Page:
Anthropologist: Bones Found in 1940 on Pacific Island Are Likely Amelia Earhart's

Tanya Simon
March 8, 2018

It's presumed that she and Fred Noonan, her navigator, crashed somewhere in the open ocean.

The prevailing belief is that Earhart, 39, and Noonan, 44, ran out of fuel and ditched their twin-engine Lockheed Electra in the Pacific Ocean near remote Howland Island while on the third-to-last leg of their epic journey. It's authored by Richard Jantz, a professor emeritus in the department of anthropology at the University of Tennessee-Knoxville, and he returns to the original measurements of the bones to argue that they did once belong to a woman. "If the bones do not belong to Amelia Earhart, then they are from someone very similar to her".

Using several modern quantitative techniques - including Fordisc, a computer programme for estimating sex, ancestry, and stature from skeletal measurements - Jantz found that Hoodless had incorrectly determined the sex of the remains. Hoodless had concluded that the bones belonged to a man.

Dr. D.W. Hoodless first examined the bones found on Nikumaroro Island in 1940, but concluded that they belonged to a man.

To do this, he compared the measurements of the skull, humerus, radius and tibia to Earhart's dimensions, which were based off photographs and clothing found in the George Palmer Putnam Collection of Amelia Earhart Papers at Purdue University. In addition, the initial measurements were compared to historical figures taken when people were shorter on average than in Earhart's time. Also uncovered were a shoe "judged to have been a woman's", a box created to carry a Brandis Navy Surveying Sextant manufactured in 1918, and a bottle of Benedictine, an herbal liqueur drink.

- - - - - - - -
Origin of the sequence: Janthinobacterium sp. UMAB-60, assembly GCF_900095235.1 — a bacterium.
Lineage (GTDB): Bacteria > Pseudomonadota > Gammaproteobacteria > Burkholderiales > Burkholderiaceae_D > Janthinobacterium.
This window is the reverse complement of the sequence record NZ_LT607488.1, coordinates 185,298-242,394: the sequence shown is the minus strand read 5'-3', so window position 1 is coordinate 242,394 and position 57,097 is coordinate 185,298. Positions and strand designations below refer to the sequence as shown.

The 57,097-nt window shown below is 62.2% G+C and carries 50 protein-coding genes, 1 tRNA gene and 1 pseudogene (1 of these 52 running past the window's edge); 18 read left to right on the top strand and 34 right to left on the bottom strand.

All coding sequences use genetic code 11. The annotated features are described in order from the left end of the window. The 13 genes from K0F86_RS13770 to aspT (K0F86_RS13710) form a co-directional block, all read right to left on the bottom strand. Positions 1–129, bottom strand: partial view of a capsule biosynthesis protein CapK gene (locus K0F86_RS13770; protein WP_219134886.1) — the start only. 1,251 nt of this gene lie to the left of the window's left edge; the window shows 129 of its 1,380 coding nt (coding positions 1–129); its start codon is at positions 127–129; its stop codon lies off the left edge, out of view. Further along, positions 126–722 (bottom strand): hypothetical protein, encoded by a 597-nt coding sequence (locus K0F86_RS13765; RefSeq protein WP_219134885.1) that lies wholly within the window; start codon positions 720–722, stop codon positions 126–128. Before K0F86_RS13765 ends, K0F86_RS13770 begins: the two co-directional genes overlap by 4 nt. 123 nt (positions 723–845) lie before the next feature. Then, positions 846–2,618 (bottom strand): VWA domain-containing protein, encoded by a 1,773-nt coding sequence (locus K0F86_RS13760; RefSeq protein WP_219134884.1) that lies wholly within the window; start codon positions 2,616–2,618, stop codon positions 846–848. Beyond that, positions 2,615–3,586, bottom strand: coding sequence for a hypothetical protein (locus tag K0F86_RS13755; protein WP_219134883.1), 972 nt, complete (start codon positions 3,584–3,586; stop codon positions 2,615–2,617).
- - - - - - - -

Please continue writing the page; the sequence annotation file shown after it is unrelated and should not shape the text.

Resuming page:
The actual bones disappeared decades ago in Fiji, but we still have some of the measurements, including humerus and radius arm bones.

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Amelia Earhart in her airplane in a photo dated to 1936.

In reaching his conclusion, Jantz investigated other theories about the bones. Scientists studying bones discovered on a small Pacific island have identified the remains as those of to the female aviator.

Near the bones were items believed to be Earhart's possessions, including a shoe and a Benedictine bottle she was known to carry.

However, that is still "subject to considerable variation, much of which was little understood in 1941", he added. Many books and TV programs have attempted to unravel her final days and crash site.

Another theory has it that Earhart (and possibly Noonan) survived a crash landing and that at least she was taken prisoner by Japanese forces, who were expanding their reach in the region in the lead up to World War II. He believes they were tortured and died in custody.

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